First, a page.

During the conference in Israel, many participants from around the world spoke painfully about how current or past wars were impacting their country. These people knew, so much better then most Americans, that the trauma of war reaches far beyond soldiers of one group killing the soldiers of another group. It greatly affects the civilian population, the villages, towns and cities where they live, and the environment where they farm and interact with the natural world. This destruction is commonly referred to, and often dismissed, as “collateral damage”.
As the days wore on, I began to notice the language being used: people often spoke of war but rarely used the word “soldiers” or “men.” They would talk about how “In the war women were used as tools.” or “The war left our country with very few young people.” Note the absence of the words “soldiers” or “men” who, of course, were the ones that used the women as tools and who killed the young people.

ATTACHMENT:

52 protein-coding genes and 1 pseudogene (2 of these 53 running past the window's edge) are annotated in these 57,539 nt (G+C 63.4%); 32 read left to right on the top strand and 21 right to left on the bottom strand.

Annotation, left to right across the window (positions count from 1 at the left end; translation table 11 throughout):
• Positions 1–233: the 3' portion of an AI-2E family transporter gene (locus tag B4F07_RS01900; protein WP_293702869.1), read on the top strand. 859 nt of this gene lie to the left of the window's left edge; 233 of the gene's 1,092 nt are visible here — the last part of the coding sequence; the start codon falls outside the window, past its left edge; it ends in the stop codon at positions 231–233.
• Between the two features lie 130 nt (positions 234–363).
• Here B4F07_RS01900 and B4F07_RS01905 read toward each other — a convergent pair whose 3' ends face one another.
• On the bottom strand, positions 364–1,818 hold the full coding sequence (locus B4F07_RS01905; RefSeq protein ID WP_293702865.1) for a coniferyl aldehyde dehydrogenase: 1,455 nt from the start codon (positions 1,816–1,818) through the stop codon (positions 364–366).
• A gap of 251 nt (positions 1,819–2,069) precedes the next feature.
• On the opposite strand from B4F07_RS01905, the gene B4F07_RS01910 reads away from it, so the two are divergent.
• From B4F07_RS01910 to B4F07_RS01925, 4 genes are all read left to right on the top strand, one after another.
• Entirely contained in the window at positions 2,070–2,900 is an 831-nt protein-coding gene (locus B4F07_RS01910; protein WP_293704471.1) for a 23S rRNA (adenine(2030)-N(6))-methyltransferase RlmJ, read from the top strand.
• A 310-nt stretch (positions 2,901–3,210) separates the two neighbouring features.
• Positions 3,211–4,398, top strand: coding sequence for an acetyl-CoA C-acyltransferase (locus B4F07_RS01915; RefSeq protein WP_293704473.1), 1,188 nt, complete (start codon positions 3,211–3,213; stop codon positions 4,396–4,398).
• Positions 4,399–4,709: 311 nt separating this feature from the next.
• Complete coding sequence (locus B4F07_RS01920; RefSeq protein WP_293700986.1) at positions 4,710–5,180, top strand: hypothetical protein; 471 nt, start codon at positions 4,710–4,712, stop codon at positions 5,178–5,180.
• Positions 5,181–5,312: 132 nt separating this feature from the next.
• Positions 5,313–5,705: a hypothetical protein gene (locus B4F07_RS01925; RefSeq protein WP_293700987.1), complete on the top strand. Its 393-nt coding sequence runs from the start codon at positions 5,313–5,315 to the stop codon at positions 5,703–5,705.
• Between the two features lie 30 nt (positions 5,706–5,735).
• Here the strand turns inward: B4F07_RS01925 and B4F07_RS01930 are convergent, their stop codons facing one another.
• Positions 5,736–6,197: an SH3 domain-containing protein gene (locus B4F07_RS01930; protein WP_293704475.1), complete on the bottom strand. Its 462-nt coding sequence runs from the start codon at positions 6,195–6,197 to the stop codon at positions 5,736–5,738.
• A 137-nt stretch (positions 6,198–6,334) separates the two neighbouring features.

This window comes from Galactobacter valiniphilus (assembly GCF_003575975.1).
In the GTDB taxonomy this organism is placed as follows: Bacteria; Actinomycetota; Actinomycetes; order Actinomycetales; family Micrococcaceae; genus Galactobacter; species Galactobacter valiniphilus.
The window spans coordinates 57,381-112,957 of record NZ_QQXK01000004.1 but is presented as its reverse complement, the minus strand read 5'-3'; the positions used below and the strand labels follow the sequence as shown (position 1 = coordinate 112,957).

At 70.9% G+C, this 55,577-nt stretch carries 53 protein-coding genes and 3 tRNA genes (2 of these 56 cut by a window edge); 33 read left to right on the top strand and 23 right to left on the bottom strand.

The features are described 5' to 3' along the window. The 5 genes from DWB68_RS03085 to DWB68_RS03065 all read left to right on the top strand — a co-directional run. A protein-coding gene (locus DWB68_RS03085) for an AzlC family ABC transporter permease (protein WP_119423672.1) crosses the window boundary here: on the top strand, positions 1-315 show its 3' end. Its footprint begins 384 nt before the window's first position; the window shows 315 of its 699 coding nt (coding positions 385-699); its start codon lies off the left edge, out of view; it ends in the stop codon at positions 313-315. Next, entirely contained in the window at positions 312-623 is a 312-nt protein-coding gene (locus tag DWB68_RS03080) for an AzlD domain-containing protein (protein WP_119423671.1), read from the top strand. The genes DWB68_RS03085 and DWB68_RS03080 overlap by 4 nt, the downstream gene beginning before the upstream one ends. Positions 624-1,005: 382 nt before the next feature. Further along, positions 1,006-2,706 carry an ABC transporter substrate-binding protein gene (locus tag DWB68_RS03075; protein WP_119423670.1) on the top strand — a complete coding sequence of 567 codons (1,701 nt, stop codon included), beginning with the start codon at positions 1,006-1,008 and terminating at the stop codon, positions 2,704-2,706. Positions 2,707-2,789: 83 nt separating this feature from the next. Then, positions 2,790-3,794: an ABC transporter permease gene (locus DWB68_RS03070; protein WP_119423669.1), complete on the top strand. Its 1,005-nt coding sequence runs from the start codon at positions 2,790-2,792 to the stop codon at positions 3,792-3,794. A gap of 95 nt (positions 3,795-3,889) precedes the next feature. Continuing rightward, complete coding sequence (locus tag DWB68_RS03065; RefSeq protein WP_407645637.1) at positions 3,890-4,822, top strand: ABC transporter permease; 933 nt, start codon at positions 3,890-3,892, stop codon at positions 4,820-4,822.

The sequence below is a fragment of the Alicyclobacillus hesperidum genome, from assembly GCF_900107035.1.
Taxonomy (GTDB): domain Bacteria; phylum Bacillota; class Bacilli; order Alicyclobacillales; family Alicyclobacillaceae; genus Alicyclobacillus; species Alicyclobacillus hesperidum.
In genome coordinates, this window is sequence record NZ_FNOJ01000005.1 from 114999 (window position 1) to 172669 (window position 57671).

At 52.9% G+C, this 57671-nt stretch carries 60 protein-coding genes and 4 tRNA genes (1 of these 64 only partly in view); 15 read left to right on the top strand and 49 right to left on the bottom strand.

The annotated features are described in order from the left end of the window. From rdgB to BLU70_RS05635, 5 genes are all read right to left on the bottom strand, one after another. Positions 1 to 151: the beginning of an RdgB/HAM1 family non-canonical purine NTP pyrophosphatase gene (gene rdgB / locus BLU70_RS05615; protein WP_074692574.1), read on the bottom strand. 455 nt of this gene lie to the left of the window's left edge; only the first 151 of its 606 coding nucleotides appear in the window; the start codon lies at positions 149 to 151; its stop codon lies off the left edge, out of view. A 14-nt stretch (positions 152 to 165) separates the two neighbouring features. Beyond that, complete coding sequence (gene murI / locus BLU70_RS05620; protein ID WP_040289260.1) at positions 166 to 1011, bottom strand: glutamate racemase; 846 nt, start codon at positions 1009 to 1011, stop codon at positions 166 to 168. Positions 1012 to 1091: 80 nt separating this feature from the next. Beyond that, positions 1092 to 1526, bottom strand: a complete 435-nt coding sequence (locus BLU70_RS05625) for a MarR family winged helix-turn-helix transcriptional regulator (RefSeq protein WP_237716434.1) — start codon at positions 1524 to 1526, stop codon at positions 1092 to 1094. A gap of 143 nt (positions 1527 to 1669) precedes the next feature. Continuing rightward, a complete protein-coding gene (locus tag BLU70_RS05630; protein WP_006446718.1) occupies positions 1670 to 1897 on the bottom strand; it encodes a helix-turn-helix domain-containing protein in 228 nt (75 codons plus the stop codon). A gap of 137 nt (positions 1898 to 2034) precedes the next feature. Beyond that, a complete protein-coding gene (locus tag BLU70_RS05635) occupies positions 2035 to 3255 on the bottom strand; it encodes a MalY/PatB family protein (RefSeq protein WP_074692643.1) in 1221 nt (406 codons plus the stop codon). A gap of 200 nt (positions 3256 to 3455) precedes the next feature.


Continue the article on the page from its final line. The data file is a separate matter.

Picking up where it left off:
Several times a day we would break into triads to process any emotional material that was personally arising in us. I frequently talked about my experiences as a Marine in Vietnam and the myriad feelings that were coming up for me. But no matter how much any person knew about me being a former soldier who had fought in Vietnam (a war most people around the world consider an atrocity), when they talked about war and its CT, it was always in the abstract. The part of me that had been in war as a soldier never seemed present, let alone welcomed, into the conversation.